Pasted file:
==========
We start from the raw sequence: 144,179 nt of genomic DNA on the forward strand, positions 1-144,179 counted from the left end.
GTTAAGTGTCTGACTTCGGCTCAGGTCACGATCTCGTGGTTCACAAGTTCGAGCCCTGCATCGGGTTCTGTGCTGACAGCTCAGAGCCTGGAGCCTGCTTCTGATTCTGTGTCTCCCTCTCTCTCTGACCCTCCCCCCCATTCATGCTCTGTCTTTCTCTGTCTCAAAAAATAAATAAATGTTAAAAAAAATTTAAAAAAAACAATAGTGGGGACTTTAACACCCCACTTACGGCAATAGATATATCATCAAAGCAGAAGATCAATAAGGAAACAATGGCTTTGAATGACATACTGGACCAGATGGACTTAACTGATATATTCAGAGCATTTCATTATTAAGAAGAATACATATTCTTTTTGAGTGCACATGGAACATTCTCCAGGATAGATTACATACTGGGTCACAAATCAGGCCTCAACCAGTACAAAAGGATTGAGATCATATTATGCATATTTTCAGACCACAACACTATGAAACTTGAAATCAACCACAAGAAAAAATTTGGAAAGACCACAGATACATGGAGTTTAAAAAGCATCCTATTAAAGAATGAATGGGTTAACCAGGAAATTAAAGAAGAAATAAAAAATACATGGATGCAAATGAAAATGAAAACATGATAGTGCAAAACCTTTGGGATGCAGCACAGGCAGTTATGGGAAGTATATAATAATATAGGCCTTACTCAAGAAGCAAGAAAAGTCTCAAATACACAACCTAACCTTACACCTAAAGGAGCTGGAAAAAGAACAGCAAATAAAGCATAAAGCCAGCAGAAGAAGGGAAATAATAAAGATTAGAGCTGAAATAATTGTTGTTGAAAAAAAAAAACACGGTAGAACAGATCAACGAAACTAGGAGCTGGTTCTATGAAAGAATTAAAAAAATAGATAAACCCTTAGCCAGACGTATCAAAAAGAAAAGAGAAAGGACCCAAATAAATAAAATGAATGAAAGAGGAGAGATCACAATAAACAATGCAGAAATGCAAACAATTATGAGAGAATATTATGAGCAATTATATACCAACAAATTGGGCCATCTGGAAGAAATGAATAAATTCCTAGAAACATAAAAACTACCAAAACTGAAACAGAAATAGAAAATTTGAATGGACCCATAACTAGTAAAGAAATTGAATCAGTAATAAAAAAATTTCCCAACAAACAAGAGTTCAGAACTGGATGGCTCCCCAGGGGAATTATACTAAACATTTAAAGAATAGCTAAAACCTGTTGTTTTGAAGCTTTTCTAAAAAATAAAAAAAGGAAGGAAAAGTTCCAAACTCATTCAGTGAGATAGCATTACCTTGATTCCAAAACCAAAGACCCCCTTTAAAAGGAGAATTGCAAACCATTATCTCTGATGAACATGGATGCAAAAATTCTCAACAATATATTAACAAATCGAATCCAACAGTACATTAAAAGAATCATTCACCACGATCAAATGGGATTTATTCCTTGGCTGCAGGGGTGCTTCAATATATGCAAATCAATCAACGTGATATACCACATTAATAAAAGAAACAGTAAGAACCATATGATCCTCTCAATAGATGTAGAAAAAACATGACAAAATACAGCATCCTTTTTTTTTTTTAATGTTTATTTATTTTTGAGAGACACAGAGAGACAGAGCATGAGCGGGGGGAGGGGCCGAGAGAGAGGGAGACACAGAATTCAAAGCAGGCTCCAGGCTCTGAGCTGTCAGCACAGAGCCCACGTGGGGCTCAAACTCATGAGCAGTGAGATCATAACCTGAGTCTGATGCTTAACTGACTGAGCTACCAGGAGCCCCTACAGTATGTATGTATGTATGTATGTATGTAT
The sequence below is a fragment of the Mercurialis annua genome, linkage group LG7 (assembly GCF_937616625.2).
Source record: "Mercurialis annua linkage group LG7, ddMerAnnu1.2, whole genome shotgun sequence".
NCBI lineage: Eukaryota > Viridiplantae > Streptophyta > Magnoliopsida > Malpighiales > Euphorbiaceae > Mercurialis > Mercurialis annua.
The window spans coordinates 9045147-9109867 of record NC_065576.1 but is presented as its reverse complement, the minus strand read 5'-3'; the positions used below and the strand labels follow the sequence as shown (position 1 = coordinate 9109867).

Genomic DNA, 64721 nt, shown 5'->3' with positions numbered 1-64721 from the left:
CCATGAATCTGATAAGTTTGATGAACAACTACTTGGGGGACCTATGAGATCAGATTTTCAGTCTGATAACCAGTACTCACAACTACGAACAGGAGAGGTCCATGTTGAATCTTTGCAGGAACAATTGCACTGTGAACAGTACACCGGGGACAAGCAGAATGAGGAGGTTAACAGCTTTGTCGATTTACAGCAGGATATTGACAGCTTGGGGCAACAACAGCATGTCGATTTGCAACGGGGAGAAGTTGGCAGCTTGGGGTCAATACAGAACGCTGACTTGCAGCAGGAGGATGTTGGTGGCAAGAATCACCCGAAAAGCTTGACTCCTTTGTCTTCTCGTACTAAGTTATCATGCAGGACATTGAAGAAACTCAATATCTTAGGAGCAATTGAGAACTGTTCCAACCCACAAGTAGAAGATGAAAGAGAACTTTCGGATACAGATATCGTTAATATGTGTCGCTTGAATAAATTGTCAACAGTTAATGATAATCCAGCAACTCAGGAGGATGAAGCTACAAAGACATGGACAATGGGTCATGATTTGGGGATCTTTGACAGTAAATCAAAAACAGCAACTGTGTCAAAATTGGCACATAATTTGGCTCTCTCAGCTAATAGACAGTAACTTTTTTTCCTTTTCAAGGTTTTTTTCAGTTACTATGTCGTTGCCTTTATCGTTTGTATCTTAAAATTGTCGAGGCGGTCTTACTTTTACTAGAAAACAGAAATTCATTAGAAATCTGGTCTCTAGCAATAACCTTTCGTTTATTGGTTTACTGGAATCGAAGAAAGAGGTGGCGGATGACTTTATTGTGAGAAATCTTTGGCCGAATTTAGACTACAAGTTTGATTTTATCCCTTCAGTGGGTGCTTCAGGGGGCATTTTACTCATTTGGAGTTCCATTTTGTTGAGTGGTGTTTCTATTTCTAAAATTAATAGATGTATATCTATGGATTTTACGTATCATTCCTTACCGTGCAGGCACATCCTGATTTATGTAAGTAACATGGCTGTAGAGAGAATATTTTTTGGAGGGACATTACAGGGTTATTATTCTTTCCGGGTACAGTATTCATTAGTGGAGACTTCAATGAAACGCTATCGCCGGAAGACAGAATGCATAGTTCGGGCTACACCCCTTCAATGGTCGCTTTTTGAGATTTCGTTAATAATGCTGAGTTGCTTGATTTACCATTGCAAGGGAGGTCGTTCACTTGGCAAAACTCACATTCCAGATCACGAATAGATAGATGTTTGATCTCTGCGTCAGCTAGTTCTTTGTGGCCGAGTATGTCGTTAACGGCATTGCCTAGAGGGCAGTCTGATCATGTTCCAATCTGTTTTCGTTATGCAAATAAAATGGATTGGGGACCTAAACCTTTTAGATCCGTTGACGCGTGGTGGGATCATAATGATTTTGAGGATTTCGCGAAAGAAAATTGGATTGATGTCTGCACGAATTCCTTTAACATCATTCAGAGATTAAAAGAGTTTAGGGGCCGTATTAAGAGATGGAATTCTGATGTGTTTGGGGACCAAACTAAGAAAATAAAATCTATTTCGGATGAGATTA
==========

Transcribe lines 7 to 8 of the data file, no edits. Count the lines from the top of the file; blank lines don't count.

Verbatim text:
Genomic DNA, 64721 nt, shown 5'->3' with positions numbered 1-64721 from the left:
CCATGAATCTGATAAGTTTGATGAACAACTACTTGGGGGACCTATGAGATCAGATTTTCAGTCTGATAACCAGTACTCACAACTACGAACAGGAGAGGTCCATGTTGAATCTTTGCAGGAACAATTGCACTGTGAACAGTACACCGGGGACAAGCAGAATGAGGAGGTTAACAGCTTTGTCGATTTACAGCAGGATATTGACAGCTTGGGGCAACAACAGCATGTCGATTTGCAACGGGGAGAAGTTGGCAGCTTGGGGTCAATACAGAACGCTGACTTGCAGCAGGAGGATGTTGGTGGCAAGAATCACCCGAAAAGCTTGACTCCTTTGTCTTCTCGTACTAAGTTATCATGCAGGACATTGAAGAAACTCAATATCTTAGGAGCAATTGAGAACTGTTCCAACCCACAAGTAGAAGATGAAAGAGAACTTTCGGATACAGATATCGTTAATATGTGTCGCTTGAATAAATTGTCAACAGTTAATGATAATCCAGCAACTCAGGAGGATGAAGCTACAAAGACATGGACAATGGGTCATGATTTGGGGATCTTTGACAGTAAATCAAAAACAGCAACTGTGTCAAAATTGGCACATAATTTGGCTCTCTCAGCTAATAGACAGTAACTTTTTTTCCTTTTCAAGGTTTTTTTCAGTTACTATGTCGTTGCCTTTATCGTTTGTATCTTAAAATTGTCGAGGCGGTCTTACTTTTACTAGAAAACAGAAATTCATTAGAAATCTGGTCTCTAGCAATAACCTTTCGTTTATTGGTTTACTGGAATCGAAGAAAGAGGTGGCGGATGACTTTATTGTGAGAAATCTTTGGCCGAATTTAGACTACAAGTTTGATTTTATCCCTTCAGTGGGTGCTTCAGGGGGCATTTTACTCATTTGGAGTTCCATTTTGTTGAGTGGTGTTTCTATTTCTAAAATTAATAGATGTATATCTATGGATTTTACGTATCATTCCTTACCGTGCAGGCACATCCTGATTTATGTAAGTAACATGGCTGTAGAGAGAATATTTTTTGGAGGGACATTACAGGGTTATTATTCTTTCCGGGTACAGTATTCATTAGTGGAGACTTCAATGAAACGCTATCGCCGGAAGACAGAATGCATAGTTCGGGCTACACCCCTTCAATGGTCGCTTTTTGAGATTTCGTTAATAATGCTGAGTTGCTTGATTTACCATTGCAAGGGAGGTCGTTCACTTGGCAAAACTCACATTCCAGATCACGAATAGATAGATGTTTGATCTCTGCGTCAGCTAGTTCTTTGTGGCCGAGTATGTCGTTAACGGCATTGCCTAGAGGGCAGTCTGATCATGTTCCAATCTGTTTTCGTTATGCAAATAAAATGGATTGGGGACCTAAACCTTTTAGATCCGTTGACGCGTGGTGGGATCATAATGATTTTGAGGATTTCGCGAAAGAAAATTGGATTGATGTCTGCACGAATTCCTTTAACATCATTCAGAGATTAAAAGAGTTTAGGGGCCGTATTAAGAGATGGAATTCTGATGTGTTTGGGGACCAAACTAAGAAAATAAAATCTATTTCGGATGAGATTA